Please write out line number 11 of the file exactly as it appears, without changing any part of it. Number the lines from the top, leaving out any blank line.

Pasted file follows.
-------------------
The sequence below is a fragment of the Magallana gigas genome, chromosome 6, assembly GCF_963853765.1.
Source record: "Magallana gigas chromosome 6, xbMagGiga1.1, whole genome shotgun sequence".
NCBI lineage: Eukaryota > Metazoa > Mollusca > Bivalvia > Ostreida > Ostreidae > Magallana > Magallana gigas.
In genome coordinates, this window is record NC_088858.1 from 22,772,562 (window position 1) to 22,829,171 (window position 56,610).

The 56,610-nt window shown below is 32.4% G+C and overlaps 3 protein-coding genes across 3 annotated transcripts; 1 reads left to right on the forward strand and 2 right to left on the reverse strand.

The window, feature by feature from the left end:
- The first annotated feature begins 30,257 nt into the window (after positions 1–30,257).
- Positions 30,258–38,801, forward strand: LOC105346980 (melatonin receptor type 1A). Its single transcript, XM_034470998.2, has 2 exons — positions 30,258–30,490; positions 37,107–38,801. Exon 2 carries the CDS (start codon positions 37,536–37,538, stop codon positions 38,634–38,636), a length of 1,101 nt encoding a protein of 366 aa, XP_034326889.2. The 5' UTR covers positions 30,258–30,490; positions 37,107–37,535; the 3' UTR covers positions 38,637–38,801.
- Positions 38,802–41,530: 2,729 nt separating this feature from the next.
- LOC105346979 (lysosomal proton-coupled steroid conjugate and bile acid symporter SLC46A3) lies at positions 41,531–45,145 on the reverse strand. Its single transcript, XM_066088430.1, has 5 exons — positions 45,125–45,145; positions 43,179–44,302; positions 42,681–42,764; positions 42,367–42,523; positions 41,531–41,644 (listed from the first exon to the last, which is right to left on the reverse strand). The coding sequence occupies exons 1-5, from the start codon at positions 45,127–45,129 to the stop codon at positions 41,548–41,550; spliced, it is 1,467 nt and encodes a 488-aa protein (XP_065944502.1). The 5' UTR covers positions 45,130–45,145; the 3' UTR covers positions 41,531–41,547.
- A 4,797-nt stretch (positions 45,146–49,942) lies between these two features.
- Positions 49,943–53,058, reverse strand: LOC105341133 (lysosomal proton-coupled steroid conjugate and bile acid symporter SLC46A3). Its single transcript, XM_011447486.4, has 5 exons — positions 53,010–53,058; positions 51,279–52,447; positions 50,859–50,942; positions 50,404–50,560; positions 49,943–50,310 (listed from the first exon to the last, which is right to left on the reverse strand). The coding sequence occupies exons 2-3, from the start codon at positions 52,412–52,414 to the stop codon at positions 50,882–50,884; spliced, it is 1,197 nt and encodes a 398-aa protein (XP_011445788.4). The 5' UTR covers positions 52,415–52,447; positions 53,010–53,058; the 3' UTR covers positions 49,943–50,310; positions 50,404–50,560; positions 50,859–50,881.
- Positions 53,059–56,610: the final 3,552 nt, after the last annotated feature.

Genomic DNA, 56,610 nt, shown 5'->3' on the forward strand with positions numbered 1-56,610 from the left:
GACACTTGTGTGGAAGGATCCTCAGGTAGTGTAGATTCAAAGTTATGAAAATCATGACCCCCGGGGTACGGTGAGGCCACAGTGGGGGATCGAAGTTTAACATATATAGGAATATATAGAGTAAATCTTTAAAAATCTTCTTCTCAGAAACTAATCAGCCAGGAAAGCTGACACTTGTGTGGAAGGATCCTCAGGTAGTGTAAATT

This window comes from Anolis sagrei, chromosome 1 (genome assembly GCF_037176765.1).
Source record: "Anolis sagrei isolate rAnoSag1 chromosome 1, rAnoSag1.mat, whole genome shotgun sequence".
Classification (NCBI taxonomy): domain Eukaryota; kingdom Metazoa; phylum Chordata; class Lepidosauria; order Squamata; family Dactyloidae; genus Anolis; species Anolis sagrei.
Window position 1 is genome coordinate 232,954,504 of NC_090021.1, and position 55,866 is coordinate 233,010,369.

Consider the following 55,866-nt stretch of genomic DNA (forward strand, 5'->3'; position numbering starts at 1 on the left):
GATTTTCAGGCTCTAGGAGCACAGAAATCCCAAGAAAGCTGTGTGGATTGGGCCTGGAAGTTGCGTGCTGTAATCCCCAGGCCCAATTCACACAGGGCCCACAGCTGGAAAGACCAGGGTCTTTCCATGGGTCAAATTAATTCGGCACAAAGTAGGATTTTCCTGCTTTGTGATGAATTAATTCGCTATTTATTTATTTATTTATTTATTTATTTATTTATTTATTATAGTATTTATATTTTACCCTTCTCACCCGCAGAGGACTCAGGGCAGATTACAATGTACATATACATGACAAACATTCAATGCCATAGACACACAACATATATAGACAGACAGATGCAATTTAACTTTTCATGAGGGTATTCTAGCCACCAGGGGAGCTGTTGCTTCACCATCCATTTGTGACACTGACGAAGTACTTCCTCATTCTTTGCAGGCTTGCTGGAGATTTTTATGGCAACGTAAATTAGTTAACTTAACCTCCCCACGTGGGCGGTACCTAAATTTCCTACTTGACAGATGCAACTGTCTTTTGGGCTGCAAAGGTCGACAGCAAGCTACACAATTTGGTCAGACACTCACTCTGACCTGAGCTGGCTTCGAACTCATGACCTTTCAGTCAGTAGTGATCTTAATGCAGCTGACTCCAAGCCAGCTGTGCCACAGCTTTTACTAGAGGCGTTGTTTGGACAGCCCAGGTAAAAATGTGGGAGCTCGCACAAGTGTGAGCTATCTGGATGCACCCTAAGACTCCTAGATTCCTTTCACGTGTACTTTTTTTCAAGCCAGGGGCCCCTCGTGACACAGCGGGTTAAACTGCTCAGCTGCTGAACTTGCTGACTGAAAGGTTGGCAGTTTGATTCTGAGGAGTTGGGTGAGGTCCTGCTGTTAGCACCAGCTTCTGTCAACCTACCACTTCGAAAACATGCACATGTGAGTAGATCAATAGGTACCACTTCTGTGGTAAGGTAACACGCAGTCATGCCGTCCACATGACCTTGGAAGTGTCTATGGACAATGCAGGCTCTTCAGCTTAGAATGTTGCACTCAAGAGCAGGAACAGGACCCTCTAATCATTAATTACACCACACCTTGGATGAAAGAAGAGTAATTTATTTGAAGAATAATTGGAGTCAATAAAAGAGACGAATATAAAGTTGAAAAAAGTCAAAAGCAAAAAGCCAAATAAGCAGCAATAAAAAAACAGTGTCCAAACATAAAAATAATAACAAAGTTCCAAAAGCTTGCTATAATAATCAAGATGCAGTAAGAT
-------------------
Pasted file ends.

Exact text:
- A 4,797-nt stretch (positions 45,146–49,942) lies between these two features.